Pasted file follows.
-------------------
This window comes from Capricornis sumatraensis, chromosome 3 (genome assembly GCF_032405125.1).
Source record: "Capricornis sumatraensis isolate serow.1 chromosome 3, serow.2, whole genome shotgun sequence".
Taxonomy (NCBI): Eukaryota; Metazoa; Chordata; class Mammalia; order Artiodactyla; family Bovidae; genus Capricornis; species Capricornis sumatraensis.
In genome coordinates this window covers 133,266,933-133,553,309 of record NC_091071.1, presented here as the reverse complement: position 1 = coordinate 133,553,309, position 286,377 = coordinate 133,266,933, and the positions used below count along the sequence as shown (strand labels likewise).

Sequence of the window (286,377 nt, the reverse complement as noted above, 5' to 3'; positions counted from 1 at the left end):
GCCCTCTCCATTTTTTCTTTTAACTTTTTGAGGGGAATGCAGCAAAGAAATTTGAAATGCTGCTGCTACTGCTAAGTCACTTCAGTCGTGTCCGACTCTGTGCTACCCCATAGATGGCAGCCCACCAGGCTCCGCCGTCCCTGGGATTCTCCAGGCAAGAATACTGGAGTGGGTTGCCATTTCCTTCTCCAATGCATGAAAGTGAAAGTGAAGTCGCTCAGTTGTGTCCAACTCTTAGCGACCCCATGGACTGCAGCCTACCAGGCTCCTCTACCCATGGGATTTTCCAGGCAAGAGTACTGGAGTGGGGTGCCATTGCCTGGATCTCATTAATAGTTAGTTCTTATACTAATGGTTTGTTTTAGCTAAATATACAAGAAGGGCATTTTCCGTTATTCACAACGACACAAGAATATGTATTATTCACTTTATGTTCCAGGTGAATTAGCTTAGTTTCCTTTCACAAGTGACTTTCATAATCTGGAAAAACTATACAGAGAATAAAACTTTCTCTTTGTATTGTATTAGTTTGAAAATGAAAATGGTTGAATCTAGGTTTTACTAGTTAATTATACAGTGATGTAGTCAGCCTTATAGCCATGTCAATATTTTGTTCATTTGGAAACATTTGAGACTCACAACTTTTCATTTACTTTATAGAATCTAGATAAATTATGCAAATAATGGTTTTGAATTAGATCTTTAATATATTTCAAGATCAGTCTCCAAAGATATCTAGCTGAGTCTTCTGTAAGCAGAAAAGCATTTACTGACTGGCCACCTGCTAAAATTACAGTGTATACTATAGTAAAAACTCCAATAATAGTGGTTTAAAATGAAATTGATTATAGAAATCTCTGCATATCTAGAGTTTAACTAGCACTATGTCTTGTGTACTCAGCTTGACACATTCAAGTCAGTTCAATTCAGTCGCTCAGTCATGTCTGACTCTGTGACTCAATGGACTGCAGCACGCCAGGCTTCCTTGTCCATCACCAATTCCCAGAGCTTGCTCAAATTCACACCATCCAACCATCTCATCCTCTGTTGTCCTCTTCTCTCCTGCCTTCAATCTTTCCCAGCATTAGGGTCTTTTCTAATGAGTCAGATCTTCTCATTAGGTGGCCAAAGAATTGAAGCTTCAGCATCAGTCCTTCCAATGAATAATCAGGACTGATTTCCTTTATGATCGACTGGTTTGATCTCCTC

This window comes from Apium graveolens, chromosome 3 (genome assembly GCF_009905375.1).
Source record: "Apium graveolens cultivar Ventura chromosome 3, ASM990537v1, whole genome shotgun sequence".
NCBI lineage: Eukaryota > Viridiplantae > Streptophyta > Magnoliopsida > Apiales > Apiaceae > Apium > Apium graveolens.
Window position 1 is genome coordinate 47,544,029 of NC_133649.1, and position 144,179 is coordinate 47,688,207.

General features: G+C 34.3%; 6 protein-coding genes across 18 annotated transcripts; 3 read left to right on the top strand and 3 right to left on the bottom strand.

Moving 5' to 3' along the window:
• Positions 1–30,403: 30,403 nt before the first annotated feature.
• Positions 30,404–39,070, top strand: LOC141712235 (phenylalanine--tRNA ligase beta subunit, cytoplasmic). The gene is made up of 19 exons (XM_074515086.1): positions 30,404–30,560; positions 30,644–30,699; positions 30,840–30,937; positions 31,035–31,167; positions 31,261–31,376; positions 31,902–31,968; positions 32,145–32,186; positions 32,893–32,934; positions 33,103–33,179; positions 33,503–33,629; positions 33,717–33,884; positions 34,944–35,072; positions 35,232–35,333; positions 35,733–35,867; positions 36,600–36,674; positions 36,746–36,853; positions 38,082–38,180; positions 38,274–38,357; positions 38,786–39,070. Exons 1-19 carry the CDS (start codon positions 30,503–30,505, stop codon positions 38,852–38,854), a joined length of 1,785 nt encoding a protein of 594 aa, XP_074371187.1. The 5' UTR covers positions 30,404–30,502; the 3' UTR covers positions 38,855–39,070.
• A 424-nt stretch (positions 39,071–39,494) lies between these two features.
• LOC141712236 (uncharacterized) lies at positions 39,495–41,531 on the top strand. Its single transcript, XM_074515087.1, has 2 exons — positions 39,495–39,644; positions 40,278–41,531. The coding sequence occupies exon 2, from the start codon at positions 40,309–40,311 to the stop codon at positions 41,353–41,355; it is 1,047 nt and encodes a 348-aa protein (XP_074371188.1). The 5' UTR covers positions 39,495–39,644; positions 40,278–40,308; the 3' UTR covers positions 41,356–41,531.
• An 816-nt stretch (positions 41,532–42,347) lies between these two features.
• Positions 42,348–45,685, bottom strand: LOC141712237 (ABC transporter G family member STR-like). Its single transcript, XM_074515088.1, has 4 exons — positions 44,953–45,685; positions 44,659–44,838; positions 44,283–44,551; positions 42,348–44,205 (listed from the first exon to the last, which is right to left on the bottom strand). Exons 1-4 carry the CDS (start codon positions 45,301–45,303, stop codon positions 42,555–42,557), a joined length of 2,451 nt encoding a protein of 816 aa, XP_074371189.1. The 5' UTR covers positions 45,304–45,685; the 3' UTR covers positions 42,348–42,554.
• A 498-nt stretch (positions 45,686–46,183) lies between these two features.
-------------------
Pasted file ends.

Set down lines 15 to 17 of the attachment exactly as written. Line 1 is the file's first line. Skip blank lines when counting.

• A 424-nt stretch (positions 39,071–39,494) lies between these two features.
• LOC141712236 (uncharacterized) lies at positions 39,495–41,531 on the top strand. Its single transcript, XM_074515087.1, has 2 exons — positions 39,495–39,644; positions 40,278–41,531. The coding sequence occupies exon 2, from the start codon at positions 40,309–40,311 to the stop codon at positions 41,353–41,355; it is 1,047 nt and encodes a 348-aa protein (XP_074371188.1). The 5' UTR covers positions 39,495–39,644; positions 40,278–40,308; the 3' UTR covers positions 41,356–41,531.
• An 816-nt stretch (positions 41,532–42,347) lies between these two features.